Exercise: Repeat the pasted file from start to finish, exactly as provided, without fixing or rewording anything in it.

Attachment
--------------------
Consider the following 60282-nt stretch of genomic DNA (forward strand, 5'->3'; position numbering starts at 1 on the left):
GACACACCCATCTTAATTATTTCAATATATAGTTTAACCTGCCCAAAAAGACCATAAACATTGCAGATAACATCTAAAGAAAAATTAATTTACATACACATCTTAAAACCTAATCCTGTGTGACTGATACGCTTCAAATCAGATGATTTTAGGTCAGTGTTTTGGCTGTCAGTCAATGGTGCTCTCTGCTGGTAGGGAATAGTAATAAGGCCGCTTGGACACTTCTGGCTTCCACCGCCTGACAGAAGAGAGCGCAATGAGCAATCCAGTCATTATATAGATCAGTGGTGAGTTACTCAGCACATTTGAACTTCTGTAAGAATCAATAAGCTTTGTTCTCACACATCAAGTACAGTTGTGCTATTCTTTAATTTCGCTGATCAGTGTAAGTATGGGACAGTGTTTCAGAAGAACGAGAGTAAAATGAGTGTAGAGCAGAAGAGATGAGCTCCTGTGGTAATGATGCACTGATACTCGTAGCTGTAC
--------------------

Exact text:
Consider the following 60282-nt stretch of genomic DNA (forward strand, 5'->3'; position numbering starts at 1 on the left):
GACACACCCATCTTAATTATTTCAATATATAGTTTAACCTGCCCAAAAAGACCATAAACATTGCAGATAACATCTAAAGAAAAATTAATTTACATACACATCTTAAAACCTAATCCTGTGTGACTGATACGCTTCAAATCAGATGATTTTAGGTCAGTGTTTTGGCTGTCAGTCAATGGTGCTCTCTGCTGGTAGGGAATAGTAATAAGGCCGCTTGGACACTTCTGGCTTCCACCGCCTGACAGAAGAGAGCGCAATGAGCAATCCAGTCATTATATAGATCAGTGGTGAGTTACTCAGCACATTTGAACTTCTGTAAGAATCAATAAGCTTTGTTCTCACACATCAAGTACAGTTGTGCTATTCTTTAATTTCGCTGATCAGTGTAAGTATGGGACAGTGTTTCAGAAGAACGAGAGTAAAATGAGTGTAGAGCAGAAGAGATGAGCTCCTGTGGTAATGATGCACTGATACTCGTAGCTGTAC